For he’s a jolly good fellow!!

Timmy Birthday

Meet Timmy, one of the jolliest and most personable sheep around. And he has every reason to be so for today he greets his seventh birthday party (something so few of his kind rarely get the chance to do) and for every one of the last seven years Timmy has called Edgar’s Mission home sweet home. Whilst the 31st of August is not Timmy’s actual birth date, that date is one for which we do not know as Timmy was an orphan found by a kind heart and brought to the Edgar’s Mission, this date marks his ‘re-birth’ date into a world of kindness, love and tender care (oh and lots of yummy treats!). For the past seven years Timmy has been a sterling ambassador for sheep everywhere, debunking the myth that his ovine species are dim witted, boring and one of a kind. And for those who have had the chance to know Timmy we are sure you will be pleased to know that he was recently voted the most huggable sheep in the world!!

And so say all of us!!

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Jerome the Gentleman

Jerome

Gentleman: noun – a chivalrous, courteous, or honourable man

And this is exactly what our Jerome is, chivalrous, courteous and honourable; a gentleman to a tee. Our latest rooster arrival Jerome is also a ‘broiler’ rooster, a chicken born and bred specifically for his flesh. Upon watching Jerome as he merrily goes about his day, scratching in the soil, calling over his new lady friends when a source of food is found and spending many an hour stretched out beneath the warm winter sun, one can’t help but smile. This dear boy truly loves life and he is one of the most gentle roosters we have had the joy of knowing. However Jerome’s happiness is as poignant as it is bittersweet, for we know that no matter how much we love and care for this dear boy, his cross to bear will always be the body into which he was born. You see, over the last fifty years or so, we humans  have selectively bred broiler chickens to grow at three times the rate nature intended. This means that these gentle and inquisitive creatures reach their ‘slaughter weight’ at around just 5 to 7 weeks of age, when they still have baby blue eyes. This occurs without the use of hormones, in intensive farming situations and free range systems, with over half a billion young chickens succumbing to this fate each year in Australia alone. And while we here at Edgar’s Mission will provide Jerome with all of the love, care and attention a rooster could ever dream of for the remainder of his natural life, we sadly cannot take away the burden our kind has already placed upon him in the name of profit and production.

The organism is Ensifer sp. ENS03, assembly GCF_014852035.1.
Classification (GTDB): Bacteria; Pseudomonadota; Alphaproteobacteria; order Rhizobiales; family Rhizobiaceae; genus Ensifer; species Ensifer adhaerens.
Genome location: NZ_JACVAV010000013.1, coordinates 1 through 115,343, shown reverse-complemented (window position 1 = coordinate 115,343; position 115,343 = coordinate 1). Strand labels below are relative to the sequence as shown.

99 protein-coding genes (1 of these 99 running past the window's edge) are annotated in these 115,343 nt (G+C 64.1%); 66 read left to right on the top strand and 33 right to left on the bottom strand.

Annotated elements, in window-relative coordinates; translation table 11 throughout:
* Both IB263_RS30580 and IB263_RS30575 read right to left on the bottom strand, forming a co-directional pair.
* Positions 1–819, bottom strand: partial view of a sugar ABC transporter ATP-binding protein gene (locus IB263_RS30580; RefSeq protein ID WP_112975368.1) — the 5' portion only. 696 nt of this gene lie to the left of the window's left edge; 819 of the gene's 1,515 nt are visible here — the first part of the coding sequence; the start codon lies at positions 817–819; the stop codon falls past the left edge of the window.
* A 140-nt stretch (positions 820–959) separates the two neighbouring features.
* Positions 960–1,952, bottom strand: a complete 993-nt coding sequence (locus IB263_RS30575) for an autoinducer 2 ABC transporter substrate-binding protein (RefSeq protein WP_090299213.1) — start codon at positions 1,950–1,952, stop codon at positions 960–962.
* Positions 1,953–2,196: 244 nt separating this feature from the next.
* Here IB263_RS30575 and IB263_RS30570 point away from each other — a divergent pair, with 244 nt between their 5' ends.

Chivalrous, courteous and honourable. That is our Jerome, ever the gentleman and a joy to know. And perhaps his kind would be far better off if our own species were to follow his lead. Continue reading

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It’s been a hard days night-meet Beatle.

Beatle

It is clear from the pitiful condition of our most recent arrival, little Beatle, that the few nights (and days) he has had on this earth have certainly been hard ones indeed. Huge manure encrusted balls grip tight on his little hocks, suns-scorched and scabby ears hang lifelessly from his sweet head and his lifeless eyes plead for no more pain. There can be no doubt that for this pathetically thin little merino wether his time too has not been spent in the company of his mother, her warm milk or kindness.

Just hours into our care and life sustaining fluids have been administered, pain relief given and life saving drugs now on board, we are in a tug of war battle with the grim reaper to save our new friend.

Beatle

It is moments like these when we sit with hapless innocent creatures like dear Beatle that we try and quell our rage and focus on the life before us. And while we can never understand how anyone could allow a creature for whom they are responible to reach such a pitiful state all our energies are with Beatle to ensure he stays on the right side of living. It’s going to be a hard days night…. Continue reading

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An environment of kindness

Environment Group

What happens when a group of University students passionate about the world in which they live get together in Burwood?  The Deakin Enviro Club is born, that’s what.  In addition to getting hands on experience with nature the group works to create awareness and change both on an individual and campus level as well.  And they also host really cool speakers!!!

If you would like to have Edgar’s Mission Founder and Director, Pam Ahern  deliver a thought provoking presentation to your school, work place or community group please email pam@edgasrmission.org.au or ring 0408 397 301

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International Dog Day

International Dog day

Today is International Dog Day and Ruby, E.T., Odee and Rory are proud to present their top 5 ways to celebrate:

  1. Give your dog a massage or holistic spa treatment
  2. Assist an ill or elderly neighbour by walking their dog
  3. Take your dog for a special adventure eg to the beach
  4. Get active for dogs by calling for a ban on puppy farms
  5. Volunteer at your local shelter and offer to walk a dog or play with a dog, clean cages or anything else they need help with.